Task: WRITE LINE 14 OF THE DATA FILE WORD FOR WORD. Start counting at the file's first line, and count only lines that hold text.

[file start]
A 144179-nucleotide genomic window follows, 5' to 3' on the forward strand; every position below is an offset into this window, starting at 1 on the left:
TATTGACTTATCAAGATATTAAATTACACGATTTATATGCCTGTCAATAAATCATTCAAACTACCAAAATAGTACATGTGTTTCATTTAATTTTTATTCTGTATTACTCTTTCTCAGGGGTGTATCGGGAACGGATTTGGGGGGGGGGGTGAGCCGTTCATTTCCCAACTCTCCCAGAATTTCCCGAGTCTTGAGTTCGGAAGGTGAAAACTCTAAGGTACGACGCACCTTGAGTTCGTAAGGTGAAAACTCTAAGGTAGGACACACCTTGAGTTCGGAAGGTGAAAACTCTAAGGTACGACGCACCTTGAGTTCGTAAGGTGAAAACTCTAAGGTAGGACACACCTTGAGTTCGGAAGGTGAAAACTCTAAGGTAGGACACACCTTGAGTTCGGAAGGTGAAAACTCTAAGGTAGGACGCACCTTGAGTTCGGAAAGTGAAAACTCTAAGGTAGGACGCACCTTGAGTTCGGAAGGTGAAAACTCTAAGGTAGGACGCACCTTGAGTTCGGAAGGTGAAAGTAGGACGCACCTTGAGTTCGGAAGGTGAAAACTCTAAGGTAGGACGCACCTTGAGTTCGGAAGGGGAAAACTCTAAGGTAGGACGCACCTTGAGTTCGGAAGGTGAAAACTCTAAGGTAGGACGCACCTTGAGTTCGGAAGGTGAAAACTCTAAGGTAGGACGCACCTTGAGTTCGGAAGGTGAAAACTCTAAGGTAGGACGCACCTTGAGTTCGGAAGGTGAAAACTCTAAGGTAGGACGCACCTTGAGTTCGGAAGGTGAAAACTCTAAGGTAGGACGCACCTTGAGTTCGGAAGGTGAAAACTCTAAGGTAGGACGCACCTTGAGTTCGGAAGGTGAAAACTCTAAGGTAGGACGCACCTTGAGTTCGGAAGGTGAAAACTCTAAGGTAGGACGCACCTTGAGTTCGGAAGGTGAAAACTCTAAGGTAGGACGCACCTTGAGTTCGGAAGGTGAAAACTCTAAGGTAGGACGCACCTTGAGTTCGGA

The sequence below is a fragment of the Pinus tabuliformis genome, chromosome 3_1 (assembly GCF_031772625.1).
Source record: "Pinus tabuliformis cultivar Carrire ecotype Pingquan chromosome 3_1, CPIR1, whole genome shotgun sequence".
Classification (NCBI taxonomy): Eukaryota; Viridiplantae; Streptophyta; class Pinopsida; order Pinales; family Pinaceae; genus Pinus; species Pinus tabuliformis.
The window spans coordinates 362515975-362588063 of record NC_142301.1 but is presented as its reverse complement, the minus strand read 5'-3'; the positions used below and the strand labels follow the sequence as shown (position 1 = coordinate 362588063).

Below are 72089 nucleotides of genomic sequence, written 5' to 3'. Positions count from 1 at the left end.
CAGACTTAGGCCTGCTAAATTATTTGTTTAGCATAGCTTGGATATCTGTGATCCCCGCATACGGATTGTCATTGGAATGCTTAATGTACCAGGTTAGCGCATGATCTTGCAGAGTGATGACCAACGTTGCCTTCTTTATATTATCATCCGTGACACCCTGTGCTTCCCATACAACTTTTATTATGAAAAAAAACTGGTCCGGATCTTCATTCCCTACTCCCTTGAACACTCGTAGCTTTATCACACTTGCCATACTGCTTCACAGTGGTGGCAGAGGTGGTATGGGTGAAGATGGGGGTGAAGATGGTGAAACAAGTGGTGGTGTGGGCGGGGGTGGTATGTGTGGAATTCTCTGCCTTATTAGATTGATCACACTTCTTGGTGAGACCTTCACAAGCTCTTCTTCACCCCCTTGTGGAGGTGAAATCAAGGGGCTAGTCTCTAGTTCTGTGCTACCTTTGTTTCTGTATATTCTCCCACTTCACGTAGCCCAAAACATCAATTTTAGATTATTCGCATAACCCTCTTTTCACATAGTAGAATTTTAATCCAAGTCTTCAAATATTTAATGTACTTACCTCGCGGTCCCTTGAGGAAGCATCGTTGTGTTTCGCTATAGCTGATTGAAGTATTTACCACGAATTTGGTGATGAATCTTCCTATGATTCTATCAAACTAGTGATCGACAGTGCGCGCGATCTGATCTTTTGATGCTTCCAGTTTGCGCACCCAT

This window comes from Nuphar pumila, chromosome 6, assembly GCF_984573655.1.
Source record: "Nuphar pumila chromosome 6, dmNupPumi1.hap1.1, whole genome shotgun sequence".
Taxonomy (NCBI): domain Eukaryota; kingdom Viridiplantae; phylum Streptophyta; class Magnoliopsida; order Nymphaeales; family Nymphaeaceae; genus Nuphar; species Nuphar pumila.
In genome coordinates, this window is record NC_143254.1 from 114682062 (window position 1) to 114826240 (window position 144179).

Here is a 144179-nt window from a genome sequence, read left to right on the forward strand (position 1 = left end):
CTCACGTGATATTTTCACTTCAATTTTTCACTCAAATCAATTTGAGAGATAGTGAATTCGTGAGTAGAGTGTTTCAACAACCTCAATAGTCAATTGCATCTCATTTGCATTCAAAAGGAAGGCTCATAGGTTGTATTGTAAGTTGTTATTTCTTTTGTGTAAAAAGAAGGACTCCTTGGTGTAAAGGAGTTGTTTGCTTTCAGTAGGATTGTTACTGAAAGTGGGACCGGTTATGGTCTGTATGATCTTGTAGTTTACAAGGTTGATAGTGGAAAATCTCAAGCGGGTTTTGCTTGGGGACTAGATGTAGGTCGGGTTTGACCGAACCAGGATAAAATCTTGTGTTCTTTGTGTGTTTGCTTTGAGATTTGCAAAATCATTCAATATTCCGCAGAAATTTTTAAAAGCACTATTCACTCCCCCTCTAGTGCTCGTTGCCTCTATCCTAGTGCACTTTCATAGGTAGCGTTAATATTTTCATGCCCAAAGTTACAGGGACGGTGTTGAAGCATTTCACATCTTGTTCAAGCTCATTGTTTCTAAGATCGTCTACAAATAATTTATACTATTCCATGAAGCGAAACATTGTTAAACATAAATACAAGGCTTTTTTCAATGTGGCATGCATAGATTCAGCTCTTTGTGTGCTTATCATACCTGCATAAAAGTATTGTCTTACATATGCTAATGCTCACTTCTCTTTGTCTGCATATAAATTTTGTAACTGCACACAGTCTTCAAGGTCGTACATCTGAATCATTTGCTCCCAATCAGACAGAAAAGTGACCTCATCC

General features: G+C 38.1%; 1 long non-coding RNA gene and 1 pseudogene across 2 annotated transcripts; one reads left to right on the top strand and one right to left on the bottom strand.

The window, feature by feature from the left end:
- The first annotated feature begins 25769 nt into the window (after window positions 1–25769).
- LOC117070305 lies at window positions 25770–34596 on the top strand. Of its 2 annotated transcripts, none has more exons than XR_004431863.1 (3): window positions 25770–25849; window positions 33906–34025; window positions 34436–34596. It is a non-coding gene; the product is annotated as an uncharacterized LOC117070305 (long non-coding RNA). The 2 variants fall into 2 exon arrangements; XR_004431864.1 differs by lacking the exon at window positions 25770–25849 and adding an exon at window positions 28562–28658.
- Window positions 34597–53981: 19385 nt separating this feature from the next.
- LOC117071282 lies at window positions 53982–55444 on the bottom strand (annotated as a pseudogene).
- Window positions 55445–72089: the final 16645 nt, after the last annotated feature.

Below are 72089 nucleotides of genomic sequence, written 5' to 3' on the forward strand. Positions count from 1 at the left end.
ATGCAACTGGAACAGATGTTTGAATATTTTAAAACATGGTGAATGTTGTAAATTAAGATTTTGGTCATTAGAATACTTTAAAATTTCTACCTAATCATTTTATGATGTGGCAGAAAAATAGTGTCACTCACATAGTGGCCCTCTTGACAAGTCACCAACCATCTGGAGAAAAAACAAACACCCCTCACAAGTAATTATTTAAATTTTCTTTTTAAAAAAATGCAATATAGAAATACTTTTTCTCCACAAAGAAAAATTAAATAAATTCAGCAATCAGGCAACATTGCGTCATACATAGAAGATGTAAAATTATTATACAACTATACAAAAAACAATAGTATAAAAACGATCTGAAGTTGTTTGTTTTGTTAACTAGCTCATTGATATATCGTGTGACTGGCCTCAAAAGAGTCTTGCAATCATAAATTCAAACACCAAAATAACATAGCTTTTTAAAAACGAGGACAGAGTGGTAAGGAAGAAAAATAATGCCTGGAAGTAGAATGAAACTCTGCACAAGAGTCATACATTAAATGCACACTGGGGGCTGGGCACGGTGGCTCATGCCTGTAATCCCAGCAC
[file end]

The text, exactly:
CTCACGTGATATTTTCACTTCAATTTTTCACTCAAATCAATTTGAGAGATAGTGAATTCGTGAGTAGAGTGTTTCAACAACCTCAATAGTCAATTGCATCTCATTTGCATTCAAAAGGAAGGCTCATAGGTTGTATTGTAAGTTGTTATTTCTTTTGTGTAAAAAGAAGGACTCCTTGGTGTAAAGGAGTTGTTTGCTTTCAGTAGGATTGTTACTGAAAGTGGGACCGGTTATGGTCTGTATGATCTTGTAGTTTACAAGGTTGATAGTGGAAAATCTCAAGCGGGTTTTGCTTGGGGACTAGATGTAGGTCGGGTTTGACCGAACCAGGATAAAATCTTGTGTTCTTTGTGTGTTTGCTTTGAGATTTGCAAAATCATTCAATATTCCGCAGAAATTTTTAAAAGCACTATTCACTCCCCCTCTAGTGCTCGTTGCCTCTATCCTAGTGCACTTTCATAGGTAGCGTTAATATTTTCATGCCCAAAGTTACAGGGACGGTGTTGAAGCATTTCACATCTTGTTCAAGCTCATTGTTTCTAAGATCGTCTACAAATAATTTATACTATTCCATGAAGCGAAACATTGTTAAACATAAATACAAGGCTTTTTTCAATGTGGCATGCATAGATTCAGCTCTTTGTGTGCTTATCATACCTGCATAAAAGTATTGTCTTACATATGCTAATGCTCACTTCTCTTTGTCTGCATATAAATTTTGTAACTGCACACAGTCTTCAAGGTCGTACATCTGAATCATTTGCTCCCAATCAGACAGAAAAGTGACCTCATCC